This is no small legal matter. Considerable effort and investment have gone into defending the legal rights of merit shop contractors against the weaponization of residency and apprenticeship requirements by organized labor and its allies to create a monopoly for union contractors.
Organized labor promotes apprenticeship mandates and similar schemes to reduce competition from merit shops. Every local signatory contractor to that trade union is deemed to participate in a Registered Apprenticeship program, by virtue of being signatory to the local craft CBA. The apprenticeship program requirement would have no impact on a union contractor, even if that contractor does not use an apprentice.
Most of the Commonwealth’s 500-plus state-registered apprentice programs are operated by merit shop contractors. Others have unregistered apprentices for work on private construction, as a registered program is only required for work on public projects. Merit shops invest company resources in training the future and current workforce. Yet not every merit shop has an apprentice program, and it should not be public policy to mandate one.
Additional observations regarding the apprenticeship TIF/TIE policy:
1. An apprenticeship mandate would harm small businesses and Minority- and Women-Owned Business Enterprises. Most MWBE construction firms are merit shops and small businesses which do not have the wherewithal to create an apprenticeship program. Ironically, the apprenticeship requirement could hurt the ability of TIF/TIE applicants to meet the MWBE goals. Is the city even aware of what is required to establish an apprenticeship program and the financial commitment being asked of an individual contractor?
2. A state-registered apprenticeship program is only required for contractors bidding on public projects and not private. Many merit shops have apprentice programs, but they are not registered with the state, because they exclusively perform private construction. This policy could actually result in fewer opportunities for apprentices by locking out contractors and apprentices not required to be registered with the state.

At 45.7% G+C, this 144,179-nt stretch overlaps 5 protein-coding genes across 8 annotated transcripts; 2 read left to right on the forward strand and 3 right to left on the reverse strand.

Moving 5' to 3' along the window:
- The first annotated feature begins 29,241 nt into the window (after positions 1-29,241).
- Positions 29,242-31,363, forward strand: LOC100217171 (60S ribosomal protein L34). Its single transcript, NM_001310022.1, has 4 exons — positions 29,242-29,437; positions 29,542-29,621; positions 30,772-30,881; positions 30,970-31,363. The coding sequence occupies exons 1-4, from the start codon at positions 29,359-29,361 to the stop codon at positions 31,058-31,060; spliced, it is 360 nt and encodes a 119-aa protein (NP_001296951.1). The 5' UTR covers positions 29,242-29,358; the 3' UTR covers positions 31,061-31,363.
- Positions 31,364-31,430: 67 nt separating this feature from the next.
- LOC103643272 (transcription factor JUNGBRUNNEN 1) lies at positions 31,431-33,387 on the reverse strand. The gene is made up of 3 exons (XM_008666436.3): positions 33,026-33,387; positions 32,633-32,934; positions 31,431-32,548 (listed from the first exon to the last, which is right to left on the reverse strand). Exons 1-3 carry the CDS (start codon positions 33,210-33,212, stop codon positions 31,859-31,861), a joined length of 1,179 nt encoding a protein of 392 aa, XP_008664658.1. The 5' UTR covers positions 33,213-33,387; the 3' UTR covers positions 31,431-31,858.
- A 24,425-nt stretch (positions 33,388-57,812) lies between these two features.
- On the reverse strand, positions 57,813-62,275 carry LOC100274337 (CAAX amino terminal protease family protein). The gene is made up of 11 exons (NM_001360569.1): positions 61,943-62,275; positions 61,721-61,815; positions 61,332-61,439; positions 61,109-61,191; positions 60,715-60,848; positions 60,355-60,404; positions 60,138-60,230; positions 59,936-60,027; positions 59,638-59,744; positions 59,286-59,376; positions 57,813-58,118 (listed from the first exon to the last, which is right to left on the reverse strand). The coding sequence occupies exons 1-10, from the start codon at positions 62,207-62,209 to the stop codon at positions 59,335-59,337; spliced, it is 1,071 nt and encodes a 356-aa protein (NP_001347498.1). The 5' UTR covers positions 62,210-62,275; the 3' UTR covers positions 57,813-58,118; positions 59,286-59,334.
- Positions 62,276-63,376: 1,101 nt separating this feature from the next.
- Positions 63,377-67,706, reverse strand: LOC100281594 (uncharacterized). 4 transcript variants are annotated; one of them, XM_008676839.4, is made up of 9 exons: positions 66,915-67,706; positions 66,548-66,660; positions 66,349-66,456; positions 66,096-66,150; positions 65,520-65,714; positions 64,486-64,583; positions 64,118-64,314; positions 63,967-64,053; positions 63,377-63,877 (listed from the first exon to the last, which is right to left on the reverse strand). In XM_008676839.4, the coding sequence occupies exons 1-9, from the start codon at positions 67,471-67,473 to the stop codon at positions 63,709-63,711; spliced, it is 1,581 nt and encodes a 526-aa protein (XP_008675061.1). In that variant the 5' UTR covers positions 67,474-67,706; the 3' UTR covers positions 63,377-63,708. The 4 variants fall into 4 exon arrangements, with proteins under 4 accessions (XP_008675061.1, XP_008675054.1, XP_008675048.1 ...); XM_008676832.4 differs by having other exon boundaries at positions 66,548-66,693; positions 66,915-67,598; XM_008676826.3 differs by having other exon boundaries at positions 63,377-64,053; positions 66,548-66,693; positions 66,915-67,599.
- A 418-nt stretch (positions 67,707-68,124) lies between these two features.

3. Has the city done any research as to whether there is a shortage of opportunities for apprentices? Has it looked at whether apprentices are currently used on TIF/TIE projects? With a shortage of construction workers in Massachusetts, we have not seen a lack of opportunity for apprentices in merit shop.
The policy also seeks to impose a $5,000 fine against the TIF/TIE applicant if “the Program and Compliance Manager determines that the project is failing to meet the requirements or expectations of this policy.” First, imposition of a fine on what is largely described as “goals” throughout the policy crosses the line to creating mandates. If those mandates run counter to case law, it will predictably trigger legal action by aggrieved parties. Second, the ability to fine based on unmet “expectations” should give any sensible person pause for concern. Financial penalties should not be based on an individual’s expectations that can shift like sand or interpretation of a policy that can become an ever-moving end zone.
We urge this Committee, in its wisdom, not to proceed with an apprenticeship mandate and imposition of fines due to failing to meet “expectations.” Thank you for your time and consideration of this matter.